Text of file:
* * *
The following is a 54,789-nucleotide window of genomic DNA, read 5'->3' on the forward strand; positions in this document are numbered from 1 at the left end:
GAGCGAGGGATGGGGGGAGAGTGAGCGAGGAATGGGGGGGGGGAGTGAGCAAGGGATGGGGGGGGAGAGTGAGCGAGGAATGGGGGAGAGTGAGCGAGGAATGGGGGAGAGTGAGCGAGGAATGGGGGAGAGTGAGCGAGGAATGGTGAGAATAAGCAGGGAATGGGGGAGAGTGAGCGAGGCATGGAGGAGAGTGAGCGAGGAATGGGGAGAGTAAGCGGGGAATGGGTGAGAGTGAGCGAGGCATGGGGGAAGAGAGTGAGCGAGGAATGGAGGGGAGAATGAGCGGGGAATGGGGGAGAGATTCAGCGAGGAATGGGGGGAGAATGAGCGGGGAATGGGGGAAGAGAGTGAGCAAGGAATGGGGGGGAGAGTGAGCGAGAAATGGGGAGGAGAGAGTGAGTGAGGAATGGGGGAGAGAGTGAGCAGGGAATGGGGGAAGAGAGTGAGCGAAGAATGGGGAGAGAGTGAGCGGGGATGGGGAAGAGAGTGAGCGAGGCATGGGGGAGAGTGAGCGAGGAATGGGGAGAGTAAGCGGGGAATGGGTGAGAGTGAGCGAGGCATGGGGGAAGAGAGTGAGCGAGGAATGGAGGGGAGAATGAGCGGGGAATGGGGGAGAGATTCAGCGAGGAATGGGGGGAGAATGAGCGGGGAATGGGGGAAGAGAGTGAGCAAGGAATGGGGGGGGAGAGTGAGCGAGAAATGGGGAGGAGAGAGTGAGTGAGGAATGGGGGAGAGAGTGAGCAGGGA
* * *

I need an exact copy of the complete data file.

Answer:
The following is a 54,789-nucleotide window of genomic DNA, read 5'->3' on the forward strand; positions in this document are numbered from 1 at the left end:
GAGCGAGGGATGGGGGGAGAGTGAGCGAGGAATGGGGGGGGGGAGTGAGCAAGGGATGGGGGGGGAGAGTGAGCGAGGAATGGGGGAGAGTGAGCGAGGAATGGGGGAGAGTGAGCGAGGAATGGGGGAGAGTGAGCGAGGAATGGTGAGAATAAGCAGGGAATGGGGGAGAGTGAGCGAGGCATGGAGGAGAGTGAGCGAGGAATGGGGAGAGTAAGCGGGGAATGGGTGAGAGTGAGCGAGGCATGGGGGAAGAGAGTGAGCGAGGAATGGAGGGGAGAATGAGCGGGGAATGGGGGAGAGATTCAGCGAGGAATGGGGGGAGAATGAGCGGGGAATGGGGGAAGAGAGTGAGCAAGGAATGGGGGGGAGAGTGAGCGAGAAATGGGGAGGAGAGAGTGAGTGAGGAATGGGGGAGAGAGTGAGCAGGGAATGGGGGAAGAGAGTGAGCGAAGAATGGGGAGAGAGTGAGCGGGGATGGGGAAGAGAGTGAGCGAGGCATGGGGGAGAGTGAGCGAGGAATGGGGAGAGTAAGCGGGGAATGGGTGAGAGTGAGCGAGGCATGGGGGAAGAGAGTGAGCGAGGAATGGAGGGGAGAATGAGCGGGGAATGGGGGAGAGATTCAGCGAGGAATGGGGGGAGAATGAGCGGGGAATGGGGGAAGAGAGTGAGCAAGGAATGGGGGGGGAGAGTGAGCGAGAAATGGGGAGGAGAGAGTGAGTGAGGAATGGGGGAGAGAGTGAGCAGGGA